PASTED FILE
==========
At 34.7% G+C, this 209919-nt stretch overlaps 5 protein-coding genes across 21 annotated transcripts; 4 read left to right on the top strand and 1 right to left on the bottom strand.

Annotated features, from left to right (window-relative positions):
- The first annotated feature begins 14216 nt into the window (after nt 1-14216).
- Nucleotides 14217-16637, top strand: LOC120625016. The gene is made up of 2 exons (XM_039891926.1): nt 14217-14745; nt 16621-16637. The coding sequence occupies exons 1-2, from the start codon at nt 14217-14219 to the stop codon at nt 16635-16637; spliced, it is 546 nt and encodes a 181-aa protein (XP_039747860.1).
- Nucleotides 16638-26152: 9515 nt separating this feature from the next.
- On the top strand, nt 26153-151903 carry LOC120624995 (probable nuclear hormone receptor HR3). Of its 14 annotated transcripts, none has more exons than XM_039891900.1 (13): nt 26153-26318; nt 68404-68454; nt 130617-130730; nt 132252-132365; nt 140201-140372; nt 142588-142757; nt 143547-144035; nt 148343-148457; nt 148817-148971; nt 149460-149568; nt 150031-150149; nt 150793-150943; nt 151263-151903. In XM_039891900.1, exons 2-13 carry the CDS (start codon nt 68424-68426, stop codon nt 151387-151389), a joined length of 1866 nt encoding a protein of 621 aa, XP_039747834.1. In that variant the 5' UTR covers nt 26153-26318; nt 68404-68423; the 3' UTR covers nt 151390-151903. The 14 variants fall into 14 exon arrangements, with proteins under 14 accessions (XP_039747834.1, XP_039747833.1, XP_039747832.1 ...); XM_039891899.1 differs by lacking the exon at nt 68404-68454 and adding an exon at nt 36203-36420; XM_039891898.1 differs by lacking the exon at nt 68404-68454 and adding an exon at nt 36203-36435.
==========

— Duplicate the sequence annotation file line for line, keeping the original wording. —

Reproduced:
At 34.7% G+C, this 209919-nt stretch overlaps 5 protein-coding genes across 21 annotated transcripts; 4 read left to right on the top strand and 1 right to left on the bottom strand.

Annotated features, from left to right (window-relative positions):
- The first annotated feature begins 14216 nt into the window (after nt 1-14216).
- Nucleotides 14217-16637, top strand: LOC120625016. The gene is made up of 2 exons (XM_039891926.1): nt 14217-14745; nt 16621-16637. The coding sequence occupies exons 1-2, from the start codon at nt 14217-14219 to the stop codon at nt 16635-16637; spliced, it is 546 nt and encodes a 181-aa protein (XP_039747860.1).
- Nucleotides 16638-26152: 9515 nt separating this feature from the next.
- On the top strand, nt 26153-151903 carry LOC120624995 (probable nuclear hormone receptor HR3). Of its 14 annotated transcripts, none has more exons than XM_039891900.1 (13): nt 26153-26318; nt 68404-68454; nt 130617-130730; nt 132252-132365; nt 140201-140372; nt 142588-142757; nt 143547-144035; nt 148343-148457; nt 148817-148971; nt 149460-149568; nt 150031-150149; nt 150793-150943; nt 151263-151903. In XM_039891900.1, exons 2-13 carry the CDS (start codon nt 68424-68426, stop codon nt 151387-151389), a joined length of 1866 nt encoding a protein of 621 aa, XP_039747834.1. In that variant the 5' UTR covers nt 26153-26318; nt 68404-68423; the 3' UTR covers nt 151390-151903. The 14 variants fall into 14 exon arrangements, with proteins under 14 accessions (XP_039747834.1, XP_039747833.1, XP_039747832.1 ...); XM_039891899.1 differs by lacking the exon at nt 68404-68454 and adding an exon at nt 36203-36420; XM_039891898.1 differs by lacking the exon at nt 68404-68454 and adding an exon at nt 36203-36435.